21 Survival Items To Look for

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Recently by Lisa Bedford: What I Wish I Had Done Differently

  • Sterling silver flatware — Even if you can only afford to buy a spoon or a fork at a time, sterling silver is known to have antimicrobial properties. Some people believe that simply using silver flatware as everyday eating utensils can ward off harmful microbes. Typically, a single piece of silver, such as a spoon, will run about $50. Buy from reputable sellers, such as established estate sale agents and thrift stores.
  • Survival related reference books — Peruse Amazon lists such as this one and become familiar with titles, authors, and subject areas. Books about homesteading, gardening skills, primitive camping, wilderness survival, and so much more are very often found for just a couple of dollars, or less. Other books to look for: Boy Scout manuals, Foxfire books, and issues of Backwoods Home magazines and anthologies.
  • Grain mill — A good mill can run upwards of $300 and more, but it’s not uncommon to find them in yard sales and thrift stores. Familiarize yourself with good brand names, ask to test the mill with actual wheat (if possible), but otherwise, I’ve found mills in very good condition for less than $50.
  • Camping equipment — Good quality tents, sleeping bags, camp stoves, lanterns, cots, etc. are often sold at very low prices by people who thought camping was a great idea, tried it once or twice, and decided to stick with hotels! Their loss is your gain!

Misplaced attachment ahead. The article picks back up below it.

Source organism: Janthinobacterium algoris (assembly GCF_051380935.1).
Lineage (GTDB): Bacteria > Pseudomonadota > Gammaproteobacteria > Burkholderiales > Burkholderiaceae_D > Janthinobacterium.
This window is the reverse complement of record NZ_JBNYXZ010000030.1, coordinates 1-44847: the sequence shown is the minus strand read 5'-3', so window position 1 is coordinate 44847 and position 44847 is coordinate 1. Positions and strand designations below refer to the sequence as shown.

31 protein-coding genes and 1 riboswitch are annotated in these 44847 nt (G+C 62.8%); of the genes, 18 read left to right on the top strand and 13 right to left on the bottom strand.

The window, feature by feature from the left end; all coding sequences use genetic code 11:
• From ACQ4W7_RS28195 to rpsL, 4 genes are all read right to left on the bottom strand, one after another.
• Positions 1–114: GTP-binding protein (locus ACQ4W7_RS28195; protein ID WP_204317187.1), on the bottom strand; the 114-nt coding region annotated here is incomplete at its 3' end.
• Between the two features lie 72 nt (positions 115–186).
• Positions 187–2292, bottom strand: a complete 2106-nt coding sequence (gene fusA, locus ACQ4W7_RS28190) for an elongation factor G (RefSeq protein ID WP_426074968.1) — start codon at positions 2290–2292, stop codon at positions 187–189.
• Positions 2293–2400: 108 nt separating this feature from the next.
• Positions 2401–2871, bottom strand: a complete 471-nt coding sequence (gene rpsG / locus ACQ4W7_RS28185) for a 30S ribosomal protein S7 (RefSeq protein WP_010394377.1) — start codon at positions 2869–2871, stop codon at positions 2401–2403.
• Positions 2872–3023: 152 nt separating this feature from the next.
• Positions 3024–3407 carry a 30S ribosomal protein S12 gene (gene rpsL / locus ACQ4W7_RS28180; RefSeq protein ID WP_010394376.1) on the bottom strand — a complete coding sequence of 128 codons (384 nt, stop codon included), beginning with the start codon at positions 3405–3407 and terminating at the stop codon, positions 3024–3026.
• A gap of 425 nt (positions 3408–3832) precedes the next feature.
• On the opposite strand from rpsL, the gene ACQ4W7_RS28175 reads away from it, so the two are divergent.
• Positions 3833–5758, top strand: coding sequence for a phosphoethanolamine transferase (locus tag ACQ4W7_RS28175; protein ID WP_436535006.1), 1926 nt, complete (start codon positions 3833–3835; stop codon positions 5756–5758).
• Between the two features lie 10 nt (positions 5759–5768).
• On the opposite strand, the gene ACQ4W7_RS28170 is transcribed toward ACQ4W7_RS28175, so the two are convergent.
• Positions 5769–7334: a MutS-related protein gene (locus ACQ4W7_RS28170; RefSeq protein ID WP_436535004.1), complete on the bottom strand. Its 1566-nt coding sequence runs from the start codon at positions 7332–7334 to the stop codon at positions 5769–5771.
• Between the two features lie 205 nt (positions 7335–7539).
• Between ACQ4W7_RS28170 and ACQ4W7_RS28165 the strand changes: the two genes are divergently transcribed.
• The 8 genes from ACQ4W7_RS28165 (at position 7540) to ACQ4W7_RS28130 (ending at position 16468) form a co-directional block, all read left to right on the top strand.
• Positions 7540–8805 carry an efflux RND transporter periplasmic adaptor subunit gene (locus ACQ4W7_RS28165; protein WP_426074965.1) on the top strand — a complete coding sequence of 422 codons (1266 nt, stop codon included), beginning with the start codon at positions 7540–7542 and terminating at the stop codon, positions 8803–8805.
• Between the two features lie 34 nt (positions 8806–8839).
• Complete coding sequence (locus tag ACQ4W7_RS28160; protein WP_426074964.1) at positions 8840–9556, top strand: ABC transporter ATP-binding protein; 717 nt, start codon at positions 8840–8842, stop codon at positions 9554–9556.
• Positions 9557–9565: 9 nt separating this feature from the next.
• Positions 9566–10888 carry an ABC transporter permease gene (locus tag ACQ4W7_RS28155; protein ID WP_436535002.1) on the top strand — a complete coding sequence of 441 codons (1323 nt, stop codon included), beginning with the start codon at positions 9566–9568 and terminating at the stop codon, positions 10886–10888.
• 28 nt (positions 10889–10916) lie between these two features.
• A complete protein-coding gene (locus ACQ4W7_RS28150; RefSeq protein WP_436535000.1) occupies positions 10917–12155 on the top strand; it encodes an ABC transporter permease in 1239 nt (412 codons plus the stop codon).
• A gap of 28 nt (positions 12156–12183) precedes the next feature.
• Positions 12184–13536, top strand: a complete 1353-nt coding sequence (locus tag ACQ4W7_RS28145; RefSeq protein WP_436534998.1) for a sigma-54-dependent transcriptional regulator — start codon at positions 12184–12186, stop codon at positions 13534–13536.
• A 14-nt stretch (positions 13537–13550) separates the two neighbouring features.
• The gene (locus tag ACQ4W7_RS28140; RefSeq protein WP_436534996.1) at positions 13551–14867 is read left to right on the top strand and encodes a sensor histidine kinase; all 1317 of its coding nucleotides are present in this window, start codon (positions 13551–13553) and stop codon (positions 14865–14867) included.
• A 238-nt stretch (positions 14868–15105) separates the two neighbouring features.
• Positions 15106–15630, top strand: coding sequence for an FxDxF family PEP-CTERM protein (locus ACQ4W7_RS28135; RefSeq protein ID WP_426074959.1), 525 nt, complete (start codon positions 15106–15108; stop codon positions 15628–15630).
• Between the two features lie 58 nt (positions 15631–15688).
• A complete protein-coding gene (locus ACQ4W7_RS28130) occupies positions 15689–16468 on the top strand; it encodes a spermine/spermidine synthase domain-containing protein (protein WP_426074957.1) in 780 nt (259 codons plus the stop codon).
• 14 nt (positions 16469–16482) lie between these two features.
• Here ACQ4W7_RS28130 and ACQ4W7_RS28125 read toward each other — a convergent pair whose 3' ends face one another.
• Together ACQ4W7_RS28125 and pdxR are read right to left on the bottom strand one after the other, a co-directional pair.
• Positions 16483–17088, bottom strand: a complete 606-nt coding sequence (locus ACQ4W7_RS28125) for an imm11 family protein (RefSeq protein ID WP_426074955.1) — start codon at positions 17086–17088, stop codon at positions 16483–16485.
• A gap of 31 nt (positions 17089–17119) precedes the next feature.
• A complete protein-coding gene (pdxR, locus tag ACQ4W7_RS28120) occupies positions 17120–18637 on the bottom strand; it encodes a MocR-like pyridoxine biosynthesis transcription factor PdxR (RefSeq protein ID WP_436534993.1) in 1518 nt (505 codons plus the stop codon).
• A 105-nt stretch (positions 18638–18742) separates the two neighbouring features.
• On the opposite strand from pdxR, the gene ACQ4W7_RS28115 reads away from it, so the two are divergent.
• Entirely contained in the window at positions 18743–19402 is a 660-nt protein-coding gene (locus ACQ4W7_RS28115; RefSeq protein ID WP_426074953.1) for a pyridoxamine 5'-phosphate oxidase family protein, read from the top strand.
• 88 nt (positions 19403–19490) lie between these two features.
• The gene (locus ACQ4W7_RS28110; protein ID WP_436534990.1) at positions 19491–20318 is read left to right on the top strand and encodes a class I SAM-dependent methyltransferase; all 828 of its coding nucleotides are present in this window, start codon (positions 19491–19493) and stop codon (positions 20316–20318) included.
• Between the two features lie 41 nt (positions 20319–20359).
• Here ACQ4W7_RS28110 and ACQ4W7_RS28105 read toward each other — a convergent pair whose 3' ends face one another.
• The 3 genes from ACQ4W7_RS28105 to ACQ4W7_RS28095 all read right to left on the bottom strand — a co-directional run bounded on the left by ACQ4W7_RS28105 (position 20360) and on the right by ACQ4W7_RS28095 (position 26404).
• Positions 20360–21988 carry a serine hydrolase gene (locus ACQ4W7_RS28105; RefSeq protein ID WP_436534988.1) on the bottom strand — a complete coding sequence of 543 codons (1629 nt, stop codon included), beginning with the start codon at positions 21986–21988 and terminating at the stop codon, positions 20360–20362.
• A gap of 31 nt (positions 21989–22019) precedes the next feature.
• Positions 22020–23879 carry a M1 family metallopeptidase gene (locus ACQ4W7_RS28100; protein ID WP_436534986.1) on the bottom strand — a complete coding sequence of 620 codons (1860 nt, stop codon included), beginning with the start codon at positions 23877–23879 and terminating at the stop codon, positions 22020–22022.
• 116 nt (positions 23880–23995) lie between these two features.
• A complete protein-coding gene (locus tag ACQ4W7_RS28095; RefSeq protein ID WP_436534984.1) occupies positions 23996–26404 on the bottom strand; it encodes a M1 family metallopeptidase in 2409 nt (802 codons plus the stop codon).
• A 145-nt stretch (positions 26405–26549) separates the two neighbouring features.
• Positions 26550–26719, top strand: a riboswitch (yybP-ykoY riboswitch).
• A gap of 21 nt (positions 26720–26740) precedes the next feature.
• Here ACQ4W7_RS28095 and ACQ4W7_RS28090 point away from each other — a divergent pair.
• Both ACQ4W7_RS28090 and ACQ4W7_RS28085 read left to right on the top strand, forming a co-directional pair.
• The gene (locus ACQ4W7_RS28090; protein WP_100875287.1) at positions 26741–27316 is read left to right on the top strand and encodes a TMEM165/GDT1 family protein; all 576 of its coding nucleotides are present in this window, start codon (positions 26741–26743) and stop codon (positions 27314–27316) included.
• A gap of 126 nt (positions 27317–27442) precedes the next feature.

• Good quality knives — Look for brand names such as K-Bar, Cold Steel, and Gerber and know how to spot quality. A Swiss Army Knife is also a good find.
  • Homeschooling supplies — In a crisis, you may end up being your children’s teacher. Workbooks, classic literature, flash cards, math manipulatives, textbooks, and even school supplies are very often for sale by homeschoolers who are moving up a grade or have decided to liquidate their stockpile of school supplies.
  • Winter wear — I once picked up a super heavy duty men’s winter coat for ten dollars. I was thrilled because it looks like it’s never been worn and came in a dry cleaner’s bag. Look for snow boots, winter gloves, and other pieces of winter wear, and if you have kids, buy this clothing in a size or two larger for future winters.
  • Boots — Work boots, riding boots, gardening boots, mucking boots, military boots, motorcycle boots, cowboy boots, hiking boots, desert boots — who knew there were so many different kinds of boots? Check for quality construction and material as well as wear and tear. When it comes to taking care of your feet, always go for quality.
  • Tools — There’s just something about old tools from the 40’s and 50’s that beats the heck out of today’s “Made in China” label. Some sellers are savvy to the higher quality of their tools and may ask a bit more, but in the long run, it will be worth it.
  • Battery-operated appliances — I get a lot of questions about survival following an EMP or long-term power outage. If you find battery powered fans, important appliances, and other tools, buy them, just to be ready for a power-down scenario. Be sure to stock up on the appropriate batteries as well.
  • Food dehydrator — No need to be a snob about this. I still use the inexpensive American Harvest dehydrator I bought a few years ago on Craigslist. I spent $30 and got extra trays, fruit leather trays, and even a couple of screen trays.

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